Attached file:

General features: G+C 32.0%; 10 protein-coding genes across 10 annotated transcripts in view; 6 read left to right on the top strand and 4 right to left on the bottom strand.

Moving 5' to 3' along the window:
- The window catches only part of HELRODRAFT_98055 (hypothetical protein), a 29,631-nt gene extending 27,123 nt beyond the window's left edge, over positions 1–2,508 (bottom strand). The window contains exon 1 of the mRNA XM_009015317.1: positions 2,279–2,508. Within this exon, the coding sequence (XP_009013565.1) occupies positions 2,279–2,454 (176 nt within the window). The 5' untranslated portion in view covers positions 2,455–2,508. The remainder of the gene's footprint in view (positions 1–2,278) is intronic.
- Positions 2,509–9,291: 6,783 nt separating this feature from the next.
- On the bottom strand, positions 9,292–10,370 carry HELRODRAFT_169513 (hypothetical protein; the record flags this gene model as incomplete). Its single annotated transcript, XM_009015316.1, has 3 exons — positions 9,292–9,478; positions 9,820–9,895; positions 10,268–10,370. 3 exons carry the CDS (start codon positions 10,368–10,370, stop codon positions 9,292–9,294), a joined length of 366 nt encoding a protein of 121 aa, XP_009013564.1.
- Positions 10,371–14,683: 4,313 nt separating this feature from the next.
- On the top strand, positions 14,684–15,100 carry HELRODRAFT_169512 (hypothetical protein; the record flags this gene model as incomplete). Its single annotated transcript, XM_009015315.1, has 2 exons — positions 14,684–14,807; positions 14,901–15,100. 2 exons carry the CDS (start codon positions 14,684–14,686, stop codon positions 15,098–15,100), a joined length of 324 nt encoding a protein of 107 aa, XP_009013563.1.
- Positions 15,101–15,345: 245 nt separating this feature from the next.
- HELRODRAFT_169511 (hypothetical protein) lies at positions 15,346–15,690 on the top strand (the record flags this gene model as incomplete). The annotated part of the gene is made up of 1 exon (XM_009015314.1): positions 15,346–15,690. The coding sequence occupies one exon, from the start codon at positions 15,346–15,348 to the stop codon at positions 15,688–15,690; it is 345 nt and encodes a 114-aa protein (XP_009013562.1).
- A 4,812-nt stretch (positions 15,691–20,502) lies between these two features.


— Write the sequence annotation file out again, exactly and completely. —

General features: G+C 32.0%; 10 protein-coding genes across 10 annotated transcripts in view; 6 read left to right on the top strand and 4 right to left on the bottom strand.

Moving 5' to 3' along the window:
- The window catches only part of HELRODRAFT_98055 (hypothetical protein), a 29,631-nt gene extending 27,123 nt beyond the window's left edge, over positions 1–2,508 (bottom strand). The window contains exon 1 of the mRNA XM_009015317.1: positions 2,279–2,508. Within this exon, the coding sequence (XP_009013565.1) occupies positions 2,279–2,454 (176 nt within the window). The 5' untranslated portion in view covers positions 2,455–2,508. The remainder of the gene's footprint in view (positions 1–2,278) is intronic.
- Positions 2,509–9,291: 6,783 nt separating this feature from the next.
- On the bottom strand, positions 9,292–10,370 carry HELRODRAFT_169513 (hypothetical protein; the record flags this gene model as incomplete). Its single annotated transcript, XM_009015316.1, has 3 exons — positions 9,292–9,478; positions 9,820–9,895; positions 10,268–10,370. 3 exons carry the CDS (start codon positions 10,368–10,370, stop codon positions 9,292–9,294), a joined length of 366 nt encoding a protein of 121 aa, XP_009013564.1.
- Positions 10,371–14,683: 4,313 nt separating this feature from the next.
- On the top strand, positions 14,684–15,100 carry HELRODRAFT_169512 (hypothetical protein; the record flags this gene model as incomplete). Its single annotated transcript, XM_009015315.1, has 2 exons — positions 14,684–14,807; positions 14,901–15,100. 2 exons carry the CDS (start codon positions 14,684–14,686, stop codon positions 15,098–15,100), a joined length of 324 nt encoding a protein of 107 aa, XP_009013563.1.
- Positions 15,101–15,345: 245 nt separating this feature from the next.
- HELRODRAFT_169511 (hypothetical protein) lies at positions 15,346–15,690 on the top strand (the record flags this gene model as incomplete). The annotated part of the gene is made up of 1 exon (XM_009015314.1): positions 15,346–15,690. The coding sequence occupies one exon, from the start codon at positions 15,346–15,348 to the stop codon at positions 15,688–15,690; it is 345 nt and encodes a 114-aa protein (XP_009013562.1).
- A 4,812-nt stretch (positions 15,691–20,502) lies between these two features.